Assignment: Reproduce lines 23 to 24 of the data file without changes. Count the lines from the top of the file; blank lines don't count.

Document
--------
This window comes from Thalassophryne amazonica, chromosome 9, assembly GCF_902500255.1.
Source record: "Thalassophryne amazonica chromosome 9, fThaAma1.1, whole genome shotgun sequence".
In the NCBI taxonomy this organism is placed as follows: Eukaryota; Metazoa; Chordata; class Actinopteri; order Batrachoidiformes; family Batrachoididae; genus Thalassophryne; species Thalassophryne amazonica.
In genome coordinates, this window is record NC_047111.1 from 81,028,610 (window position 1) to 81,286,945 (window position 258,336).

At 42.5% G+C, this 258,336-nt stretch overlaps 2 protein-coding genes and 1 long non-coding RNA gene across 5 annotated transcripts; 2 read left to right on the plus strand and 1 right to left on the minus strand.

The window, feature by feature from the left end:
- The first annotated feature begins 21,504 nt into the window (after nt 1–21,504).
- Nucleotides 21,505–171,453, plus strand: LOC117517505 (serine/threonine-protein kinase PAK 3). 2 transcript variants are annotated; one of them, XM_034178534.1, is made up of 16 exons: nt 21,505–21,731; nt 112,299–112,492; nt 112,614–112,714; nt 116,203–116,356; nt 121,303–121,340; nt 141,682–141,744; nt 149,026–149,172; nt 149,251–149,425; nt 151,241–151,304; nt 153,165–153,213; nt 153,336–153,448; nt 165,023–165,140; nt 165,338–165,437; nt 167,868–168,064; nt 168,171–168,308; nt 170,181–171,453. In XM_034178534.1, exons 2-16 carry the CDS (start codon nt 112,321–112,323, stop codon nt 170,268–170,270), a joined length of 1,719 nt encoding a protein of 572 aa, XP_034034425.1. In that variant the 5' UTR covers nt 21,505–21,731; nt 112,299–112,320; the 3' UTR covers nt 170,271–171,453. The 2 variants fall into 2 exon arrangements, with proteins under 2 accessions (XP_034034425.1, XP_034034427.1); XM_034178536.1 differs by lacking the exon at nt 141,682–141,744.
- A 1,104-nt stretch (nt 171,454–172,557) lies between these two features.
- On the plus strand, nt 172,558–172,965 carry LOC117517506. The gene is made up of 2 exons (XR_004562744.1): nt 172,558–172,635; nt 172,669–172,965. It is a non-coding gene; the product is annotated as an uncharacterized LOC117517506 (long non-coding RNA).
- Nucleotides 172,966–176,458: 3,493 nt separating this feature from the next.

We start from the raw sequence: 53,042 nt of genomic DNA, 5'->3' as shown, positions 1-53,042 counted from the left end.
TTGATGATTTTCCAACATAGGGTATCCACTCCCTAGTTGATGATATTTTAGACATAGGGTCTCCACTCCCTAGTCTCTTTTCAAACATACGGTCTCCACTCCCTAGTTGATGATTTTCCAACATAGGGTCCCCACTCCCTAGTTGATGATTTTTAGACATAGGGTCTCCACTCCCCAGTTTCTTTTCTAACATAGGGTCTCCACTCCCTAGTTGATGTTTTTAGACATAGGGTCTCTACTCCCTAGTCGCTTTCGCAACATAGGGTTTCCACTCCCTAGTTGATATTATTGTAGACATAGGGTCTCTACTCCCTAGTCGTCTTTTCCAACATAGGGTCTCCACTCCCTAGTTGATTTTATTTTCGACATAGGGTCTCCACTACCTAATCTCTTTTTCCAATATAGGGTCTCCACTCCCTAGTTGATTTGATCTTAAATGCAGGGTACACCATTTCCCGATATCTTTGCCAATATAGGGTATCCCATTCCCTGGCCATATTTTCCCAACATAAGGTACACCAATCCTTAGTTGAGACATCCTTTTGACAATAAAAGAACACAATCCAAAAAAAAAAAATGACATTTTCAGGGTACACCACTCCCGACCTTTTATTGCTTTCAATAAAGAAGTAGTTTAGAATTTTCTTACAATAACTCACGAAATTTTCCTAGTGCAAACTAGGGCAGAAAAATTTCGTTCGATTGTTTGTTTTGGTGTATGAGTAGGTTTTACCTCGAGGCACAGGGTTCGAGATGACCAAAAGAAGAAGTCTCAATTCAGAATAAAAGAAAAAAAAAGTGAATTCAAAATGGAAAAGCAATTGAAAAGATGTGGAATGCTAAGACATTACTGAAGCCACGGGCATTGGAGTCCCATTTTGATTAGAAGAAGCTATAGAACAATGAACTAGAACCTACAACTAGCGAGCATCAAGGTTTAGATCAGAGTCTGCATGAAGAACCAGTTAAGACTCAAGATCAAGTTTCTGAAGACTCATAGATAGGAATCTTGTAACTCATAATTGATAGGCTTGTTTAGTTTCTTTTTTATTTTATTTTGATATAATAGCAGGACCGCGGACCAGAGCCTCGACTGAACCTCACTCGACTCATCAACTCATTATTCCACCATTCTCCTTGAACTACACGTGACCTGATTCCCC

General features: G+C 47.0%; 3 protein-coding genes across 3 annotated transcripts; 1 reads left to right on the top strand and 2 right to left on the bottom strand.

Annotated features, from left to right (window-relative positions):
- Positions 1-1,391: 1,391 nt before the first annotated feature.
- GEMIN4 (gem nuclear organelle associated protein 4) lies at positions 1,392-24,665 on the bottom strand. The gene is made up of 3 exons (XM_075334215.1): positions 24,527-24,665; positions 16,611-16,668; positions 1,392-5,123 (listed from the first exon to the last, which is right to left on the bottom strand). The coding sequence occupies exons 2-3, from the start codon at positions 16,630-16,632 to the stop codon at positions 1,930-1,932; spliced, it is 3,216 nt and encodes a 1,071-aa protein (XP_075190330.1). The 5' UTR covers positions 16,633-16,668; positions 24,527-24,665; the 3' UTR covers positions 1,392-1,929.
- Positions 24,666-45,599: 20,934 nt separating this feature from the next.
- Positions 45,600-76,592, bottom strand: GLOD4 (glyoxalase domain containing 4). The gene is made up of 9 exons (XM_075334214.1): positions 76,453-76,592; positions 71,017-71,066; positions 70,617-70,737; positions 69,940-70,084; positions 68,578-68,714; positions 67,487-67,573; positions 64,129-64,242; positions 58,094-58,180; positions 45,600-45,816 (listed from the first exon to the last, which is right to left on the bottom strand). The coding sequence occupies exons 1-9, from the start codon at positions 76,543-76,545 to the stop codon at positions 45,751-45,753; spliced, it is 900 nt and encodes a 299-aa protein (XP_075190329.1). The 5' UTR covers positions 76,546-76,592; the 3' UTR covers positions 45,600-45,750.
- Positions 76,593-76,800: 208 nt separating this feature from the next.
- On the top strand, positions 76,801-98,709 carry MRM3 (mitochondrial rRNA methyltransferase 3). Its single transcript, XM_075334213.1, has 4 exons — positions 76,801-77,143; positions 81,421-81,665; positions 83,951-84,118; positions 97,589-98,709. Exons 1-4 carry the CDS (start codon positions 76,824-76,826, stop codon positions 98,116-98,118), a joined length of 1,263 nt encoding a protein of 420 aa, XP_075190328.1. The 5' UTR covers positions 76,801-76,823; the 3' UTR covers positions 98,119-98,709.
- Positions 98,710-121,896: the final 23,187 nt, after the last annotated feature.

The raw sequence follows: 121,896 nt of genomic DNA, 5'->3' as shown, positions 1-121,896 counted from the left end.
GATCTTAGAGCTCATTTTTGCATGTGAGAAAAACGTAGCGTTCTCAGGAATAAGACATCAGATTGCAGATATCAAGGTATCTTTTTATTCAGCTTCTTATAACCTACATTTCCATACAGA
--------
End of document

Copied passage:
The raw sequence follows: 121,896 nt of genomic DNA, 5'->3' as shown, positions 1-121,896 counted from the left end.
GATCTTAGAGCTCATTTTTGCATGTGAGAAAAACGTAGCGTTCTCAGGAATAAGACATCAGATTGCAGATATCAAGGTATCTTTTTATTCAGCTTCTTATAACCTACATTTCCATACAGA